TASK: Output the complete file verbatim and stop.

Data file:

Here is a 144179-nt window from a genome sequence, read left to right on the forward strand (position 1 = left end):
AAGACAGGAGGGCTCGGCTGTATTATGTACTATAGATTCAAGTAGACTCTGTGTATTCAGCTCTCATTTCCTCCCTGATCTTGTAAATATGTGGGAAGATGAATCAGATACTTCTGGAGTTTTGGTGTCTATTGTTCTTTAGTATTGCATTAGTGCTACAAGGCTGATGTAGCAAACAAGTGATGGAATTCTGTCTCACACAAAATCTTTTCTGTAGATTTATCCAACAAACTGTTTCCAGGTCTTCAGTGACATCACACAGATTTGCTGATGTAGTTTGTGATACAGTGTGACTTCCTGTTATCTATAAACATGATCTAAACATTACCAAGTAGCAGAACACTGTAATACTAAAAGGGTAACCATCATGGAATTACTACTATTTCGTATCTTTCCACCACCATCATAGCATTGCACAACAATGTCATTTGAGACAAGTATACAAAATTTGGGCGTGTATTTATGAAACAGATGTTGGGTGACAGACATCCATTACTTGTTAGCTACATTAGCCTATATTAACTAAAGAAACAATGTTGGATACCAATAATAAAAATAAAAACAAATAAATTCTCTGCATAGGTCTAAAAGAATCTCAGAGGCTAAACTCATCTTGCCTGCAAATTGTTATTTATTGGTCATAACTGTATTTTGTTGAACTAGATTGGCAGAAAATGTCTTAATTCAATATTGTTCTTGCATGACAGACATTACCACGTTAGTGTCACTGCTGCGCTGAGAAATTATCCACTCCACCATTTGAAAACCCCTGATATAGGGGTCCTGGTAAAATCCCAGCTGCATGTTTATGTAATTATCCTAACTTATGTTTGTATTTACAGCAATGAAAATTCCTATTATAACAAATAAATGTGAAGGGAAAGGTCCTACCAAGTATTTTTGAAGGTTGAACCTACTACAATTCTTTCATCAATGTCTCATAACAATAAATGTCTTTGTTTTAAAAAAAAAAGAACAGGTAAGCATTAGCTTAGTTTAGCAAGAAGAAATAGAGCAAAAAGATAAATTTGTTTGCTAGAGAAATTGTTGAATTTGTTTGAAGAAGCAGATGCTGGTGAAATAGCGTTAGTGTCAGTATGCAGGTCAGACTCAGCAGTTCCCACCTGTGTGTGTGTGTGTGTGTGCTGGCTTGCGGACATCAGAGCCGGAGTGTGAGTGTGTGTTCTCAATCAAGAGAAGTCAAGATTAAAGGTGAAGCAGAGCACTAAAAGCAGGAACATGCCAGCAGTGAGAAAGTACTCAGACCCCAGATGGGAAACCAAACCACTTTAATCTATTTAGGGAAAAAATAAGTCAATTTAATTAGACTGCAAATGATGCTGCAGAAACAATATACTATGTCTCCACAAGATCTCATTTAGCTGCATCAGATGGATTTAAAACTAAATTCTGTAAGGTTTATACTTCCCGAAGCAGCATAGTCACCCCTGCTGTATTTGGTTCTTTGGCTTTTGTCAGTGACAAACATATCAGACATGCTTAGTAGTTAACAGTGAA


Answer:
Here is a 144179-nt window from a genome sequence, read left to right on the forward strand (position 1 = left end):
AAGACAGGAGGGCTCGGCTGTATTATGTACTATAGATTCAAGTAGACTCTGTGTATTCAGCTCTCATTTCCTCCCTGATCTTGTAAATATGTGGGAAGATGAATCAGATACTTCTGGAGTTTTGGTGTCTATTGTTCTTTAGTATTGCATTAGTGCTACAAGGCTGATGTAGCAAACAAGTGATGGAATTCTGTCTCACACAAAATCTTTTCTGTAGATTTATCCAACAAACTGTTTCCAGGTCTTCAGTGACATCACACAGATTTGCTGATGTAGTTTGTGATACAGTGTGACTTCCTGTTATCTATAAACATGATCTAAACATTACCAAGTAGCAGAACACTGTAATACTAAAAGGGTAACCATCATGGAATTACTACTATTTCGTATCTTTCCACCACCATCATAGCATTGCACAACAATGTCATTTGAGACAAGTATACAAAATTTGGGCGTGTATTTATGAAACAGATGTTGGGTGACAGACATCCATTACTTGTTAGCTACATTAGCCTATATTAACTAAAGAAACAATGTTGGATACCAATAATAAAAATAAAAACAAATAAATTCTCTGCATAGGTCTAAAAGAATCTCAGAGGCTAAACTCATCTTGCCTGCAAATTGTTATTTATTGGTCATAACTGTATTTTGTTGAACTAGATTGGCAGAAAATGTCTTAATTCAATATTGTTCTTGCATGACAGACATTACCACGTTAGTGTCACTGCTGCGCTGAGAAATTATCCACTCCACCATTTGAAAACCCCTGATATAGGGGTCCTGGTAAAATCCCAGCTGCATGTTTATGTAATTATCCTAACTTATGTTTGTATTTACAGCAATGAAAATTCCTATTATAACAAATAAATGTGAAGGGAAAGGTCCTACCAAGTATTTTTGAAGGTTGAACCTACTACAATTCTTTCATCAATGTCTCATAACAATAAATGTCTTTGTTTTAAAAAAAAAAGAACAGGTAAGCATTAGCTTAGTTTAGCAAGAAGAAATAGAGCAAAAAGATAAATTTGTTTGCTAGAGAAATTGTTGAATTTGTTTGAAGAAGCAGATGCTGGTGAAATAGCGTTAGTGTCAGTATGCAGGTCAGACTCAGCAGTTCCCACCTGTGTGTGTGTGTGTGTGTGCTGGCTTGCGGACATCAGAGCCGGAGTGTGAGTGTGTGTTCTCAATCAAGAGAAGTCAAGATTAAAGGTGAAGCAGAGCACTAAAAGCAGGAACATGCCAGCAGTGAGAAAGTACTCAGACCCCAGATGGGAAACCAAACCACTTTAATCTATTTAGGGAAAAAATAAGTCAATTTAATTAGACTGCAAATGATGCTGCAGAAACAATATACTATGTCTCCACAAGATCTCATTTAGCTGCATCAGATGGATTTAAAACTAAATTCTGTAAGGTTTATACTTCCCGAAGCAGCATAGTCACCCCTGCTGTATTTGGTTCTTTGGCTTTTGTCAGTGACAAACATATCAGACATGCTTAGTAGTTAACAGTGAA